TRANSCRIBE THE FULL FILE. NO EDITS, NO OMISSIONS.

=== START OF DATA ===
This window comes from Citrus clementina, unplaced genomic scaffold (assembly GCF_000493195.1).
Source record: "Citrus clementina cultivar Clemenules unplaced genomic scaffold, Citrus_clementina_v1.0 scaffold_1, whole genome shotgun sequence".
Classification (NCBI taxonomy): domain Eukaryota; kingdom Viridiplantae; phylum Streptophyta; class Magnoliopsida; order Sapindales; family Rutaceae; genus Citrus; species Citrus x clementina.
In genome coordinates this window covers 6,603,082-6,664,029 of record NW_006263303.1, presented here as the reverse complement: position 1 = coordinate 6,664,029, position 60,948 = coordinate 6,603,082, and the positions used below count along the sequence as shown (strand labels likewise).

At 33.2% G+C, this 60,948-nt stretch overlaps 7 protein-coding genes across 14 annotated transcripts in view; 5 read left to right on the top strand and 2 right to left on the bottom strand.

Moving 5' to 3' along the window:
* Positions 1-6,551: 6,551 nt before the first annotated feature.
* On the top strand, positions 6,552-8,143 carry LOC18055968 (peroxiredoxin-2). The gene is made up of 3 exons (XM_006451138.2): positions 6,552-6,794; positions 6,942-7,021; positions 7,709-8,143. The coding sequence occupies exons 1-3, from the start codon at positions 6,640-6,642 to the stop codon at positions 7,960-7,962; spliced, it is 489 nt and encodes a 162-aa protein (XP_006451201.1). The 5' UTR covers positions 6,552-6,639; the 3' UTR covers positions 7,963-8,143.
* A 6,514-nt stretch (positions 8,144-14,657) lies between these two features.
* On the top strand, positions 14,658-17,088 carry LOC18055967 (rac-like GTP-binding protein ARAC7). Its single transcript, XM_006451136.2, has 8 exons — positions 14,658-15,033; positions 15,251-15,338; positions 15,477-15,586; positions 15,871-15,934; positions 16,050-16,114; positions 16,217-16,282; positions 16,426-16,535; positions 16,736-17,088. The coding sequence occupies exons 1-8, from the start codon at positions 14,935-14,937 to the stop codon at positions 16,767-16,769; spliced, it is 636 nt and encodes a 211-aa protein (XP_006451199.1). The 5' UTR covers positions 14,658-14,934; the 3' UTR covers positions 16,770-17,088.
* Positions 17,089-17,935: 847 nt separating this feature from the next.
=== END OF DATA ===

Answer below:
This window comes from Citrus clementina, unplaced genomic scaffold (assembly GCF_000493195.1).
Source record: "Citrus clementina cultivar Clemenules unplaced genomic scaffold, Citrus_clementina_v1.0 scaffold_1, whole genome shotgun sequence".
Classification (NCBI taxonomy): domain Eukaryota; kingdom Viridiplantae; phylum Streptophyta; class Magnoliopsida; order Sapindales; family Rutaceae; genus Citrus; species Citrus x clementina.
In genome coordinates this window covers 6,603,082-6,664,029 of record NW_006263303.1, presented here as the reverse complement: position 1 = coordinate 6,664,029, position 60,948 = coordinate 6,603,082, and the positions used below count along the sequence as shown (strand labels likewise).

At 33.2% G+C, this 60,948-nt stretch overlaps 7 protein-coding genes across 14 annotated transcripts in view; 5 read left to right on the top strand and 2 right to left on the bottom strand.

Moving 5' to 3' along the window:
* Positions 1-6,551: 6,551 nt before the first annotated feature.
* On the top strand, positions 6,552-8,143 carry LOC18055968 (peroxiredoxin-2). The gene is made up of 3 exons (XM_006451138.2): positions 6,552-6,794; positions 6,942-7,021; positions 7,709-8,143. The coding sequence occupies exons 1-3, from the start codon at positions 6,640-6,642 to the stop codon at positions 7,960-7,962; spliced, it is 489 nt and encodes a 162-aa protein (XP_006451201.1). The 5' UTR covers positions 6,552-6,639; the 3' UTR covers positions 7,963-8,143.
* A 6,514-nt stretch (positions 8,144-14,657) lies between these two features.
* On the top strand, positions 14,658-17,088 carry LOC18055967 (rac-like GTP-binding protein ARAC7). Its single transcript, XM_006451136.2, has 8 exons — positions 14,658-15,033; positions 15,251-15,338; positions 15,477-15,586; positions 15,871-15,934; positions 16,050-16,114; positions 16,217-16,282; positions 16,426-16,535; positions 16,736-17,088. The coding sequence occupies exons 1-8, from the start codon at positions 14,935-14,937 to the stop codon at positions 16,767-16,769; spliced, it is 636 nt and encodes a 211-aa protein (XP_006451199.1). The 5' UTR covers positions 14,658-14,934; the 3' UTR covers positions 16,770-17,088.
* Positions 17,089-17,935: 847 nt separating this feature from the next.